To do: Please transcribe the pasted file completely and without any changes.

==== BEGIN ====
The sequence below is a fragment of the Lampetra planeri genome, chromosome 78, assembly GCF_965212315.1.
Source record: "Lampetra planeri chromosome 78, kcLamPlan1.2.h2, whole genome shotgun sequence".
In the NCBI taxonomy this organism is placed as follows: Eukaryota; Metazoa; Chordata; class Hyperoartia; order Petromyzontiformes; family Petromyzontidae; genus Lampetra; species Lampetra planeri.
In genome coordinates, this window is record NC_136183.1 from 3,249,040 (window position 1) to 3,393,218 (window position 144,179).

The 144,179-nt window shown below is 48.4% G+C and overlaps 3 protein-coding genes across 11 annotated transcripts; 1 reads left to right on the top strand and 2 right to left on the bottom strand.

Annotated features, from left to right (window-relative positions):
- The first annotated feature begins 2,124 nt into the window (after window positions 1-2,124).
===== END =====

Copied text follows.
The sequence below is a fragment of the Lampetra planeri genome, chromosome 78, assembly GCF_965212315.1.
Source record: "Lampetra planeri chromosome 78, kcLamPlan1.2.h2, whole genome shotgun sequence".
In the NCBI taxonomy this organism is placed as follows: Eukaryota; Metazoa; Chordata; class Hyperoartia; order Petromyzontiformes; family Petromyzontidae; genus Lampetra; species Lampetra planeri.
In genome coordinates, this window is record NC_136183.1 from 3,249,040 (window position 1) to 3,393,218 (window position 144,179).

The 144,179-nt window shown below is 48.4% G+C and overlaps 3 protein-coding genes across 11 annotated transcripts; 1 reads left to right on the top strand and 2 right to left on the bottom strand.

Annotated features, from left to right (window-relative positions):
- The first annotated feature begins 2,124 nt into the window (after window positions 1-2,124).